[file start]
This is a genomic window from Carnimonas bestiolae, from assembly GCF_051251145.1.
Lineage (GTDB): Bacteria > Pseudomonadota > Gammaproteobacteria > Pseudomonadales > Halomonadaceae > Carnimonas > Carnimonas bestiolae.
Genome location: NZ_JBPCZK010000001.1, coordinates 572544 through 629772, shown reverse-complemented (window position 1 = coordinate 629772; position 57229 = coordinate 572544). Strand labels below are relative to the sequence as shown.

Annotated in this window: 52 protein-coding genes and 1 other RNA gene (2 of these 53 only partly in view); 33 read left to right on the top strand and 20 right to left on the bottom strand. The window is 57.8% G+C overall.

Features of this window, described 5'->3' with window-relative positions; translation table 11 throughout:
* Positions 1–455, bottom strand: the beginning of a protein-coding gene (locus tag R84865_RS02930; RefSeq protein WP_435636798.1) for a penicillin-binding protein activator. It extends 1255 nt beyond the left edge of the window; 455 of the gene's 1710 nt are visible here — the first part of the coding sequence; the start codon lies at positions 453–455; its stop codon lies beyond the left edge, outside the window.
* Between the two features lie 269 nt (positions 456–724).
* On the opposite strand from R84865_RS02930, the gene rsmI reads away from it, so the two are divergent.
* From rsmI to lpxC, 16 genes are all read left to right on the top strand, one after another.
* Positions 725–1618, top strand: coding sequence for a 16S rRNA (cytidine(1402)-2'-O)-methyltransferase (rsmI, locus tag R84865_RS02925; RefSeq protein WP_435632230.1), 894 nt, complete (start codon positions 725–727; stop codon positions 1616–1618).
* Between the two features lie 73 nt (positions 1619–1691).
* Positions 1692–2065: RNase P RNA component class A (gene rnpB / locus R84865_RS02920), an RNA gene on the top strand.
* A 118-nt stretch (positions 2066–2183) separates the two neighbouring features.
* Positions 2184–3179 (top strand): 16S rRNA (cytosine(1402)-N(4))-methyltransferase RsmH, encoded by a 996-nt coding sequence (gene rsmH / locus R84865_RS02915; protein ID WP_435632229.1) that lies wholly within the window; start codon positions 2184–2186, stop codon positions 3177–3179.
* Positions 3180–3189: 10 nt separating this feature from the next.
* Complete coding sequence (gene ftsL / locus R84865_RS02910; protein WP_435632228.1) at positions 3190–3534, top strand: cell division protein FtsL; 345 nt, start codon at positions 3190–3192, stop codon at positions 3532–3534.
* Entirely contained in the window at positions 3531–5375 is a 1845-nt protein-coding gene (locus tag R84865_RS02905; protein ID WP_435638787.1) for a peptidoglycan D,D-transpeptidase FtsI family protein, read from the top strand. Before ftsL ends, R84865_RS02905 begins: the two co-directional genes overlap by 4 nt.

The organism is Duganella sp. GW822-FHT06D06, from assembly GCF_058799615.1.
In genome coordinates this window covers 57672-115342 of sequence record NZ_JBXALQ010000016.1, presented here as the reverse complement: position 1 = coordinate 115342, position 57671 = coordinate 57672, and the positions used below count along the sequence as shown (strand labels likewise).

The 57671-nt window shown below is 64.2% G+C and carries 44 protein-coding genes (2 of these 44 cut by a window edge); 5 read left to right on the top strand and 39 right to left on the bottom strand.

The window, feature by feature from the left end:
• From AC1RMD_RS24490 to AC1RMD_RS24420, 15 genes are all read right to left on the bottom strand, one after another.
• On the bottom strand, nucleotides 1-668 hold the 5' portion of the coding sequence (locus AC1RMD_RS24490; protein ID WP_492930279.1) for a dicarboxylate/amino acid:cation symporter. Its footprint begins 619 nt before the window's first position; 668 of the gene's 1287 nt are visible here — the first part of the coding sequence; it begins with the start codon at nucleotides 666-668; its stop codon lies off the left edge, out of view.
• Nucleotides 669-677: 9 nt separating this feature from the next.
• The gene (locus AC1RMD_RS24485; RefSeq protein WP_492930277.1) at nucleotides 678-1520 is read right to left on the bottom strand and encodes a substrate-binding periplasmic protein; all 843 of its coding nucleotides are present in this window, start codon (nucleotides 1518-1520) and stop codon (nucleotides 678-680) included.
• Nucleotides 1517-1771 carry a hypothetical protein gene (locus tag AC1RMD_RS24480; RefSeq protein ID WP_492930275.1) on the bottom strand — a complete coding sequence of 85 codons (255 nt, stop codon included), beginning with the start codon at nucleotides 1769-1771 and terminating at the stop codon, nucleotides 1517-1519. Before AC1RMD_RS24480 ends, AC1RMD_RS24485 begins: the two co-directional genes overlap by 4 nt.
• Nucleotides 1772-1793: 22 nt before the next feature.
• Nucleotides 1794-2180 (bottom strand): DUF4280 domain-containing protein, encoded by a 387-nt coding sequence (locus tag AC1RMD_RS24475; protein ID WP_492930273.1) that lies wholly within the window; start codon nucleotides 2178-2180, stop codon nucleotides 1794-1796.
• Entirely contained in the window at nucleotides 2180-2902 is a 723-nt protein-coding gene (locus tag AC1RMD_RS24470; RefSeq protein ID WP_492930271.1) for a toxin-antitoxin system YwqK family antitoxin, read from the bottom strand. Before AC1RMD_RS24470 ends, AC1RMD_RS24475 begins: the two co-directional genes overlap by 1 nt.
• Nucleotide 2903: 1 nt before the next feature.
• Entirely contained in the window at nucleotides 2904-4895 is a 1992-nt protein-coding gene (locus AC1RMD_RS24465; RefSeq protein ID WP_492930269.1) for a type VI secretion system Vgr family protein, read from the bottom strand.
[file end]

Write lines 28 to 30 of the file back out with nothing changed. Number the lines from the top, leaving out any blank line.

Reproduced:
• Nucleotides 1794-2180 (bottom strand): DUF4280 domain-containing protein, encoded by a 387-nt coding sequence (locus tag AC1RMD_RS24475; protein ID WP_492930273.1) that lies wholly within the window; start codon nucleotides 2178-2180, stop codon nucleotides 1794-1796.
• Entirely contained in the window at nucleotides 2180-2902 is a 723-nt protein-coding gene (locus tag AC1RMD_RS24470; RefSeq protein ID WP_492930271.1) for a toxin-antitoxin system YwqK family antitoxin, read from the bottom strand. Before AC1RMD_RS24470 ends, AC1RMD_RS24475 begins: the two co-directional genes overlap by 1 nt.
• Nucleotide 2903: 1 nt before the next feature.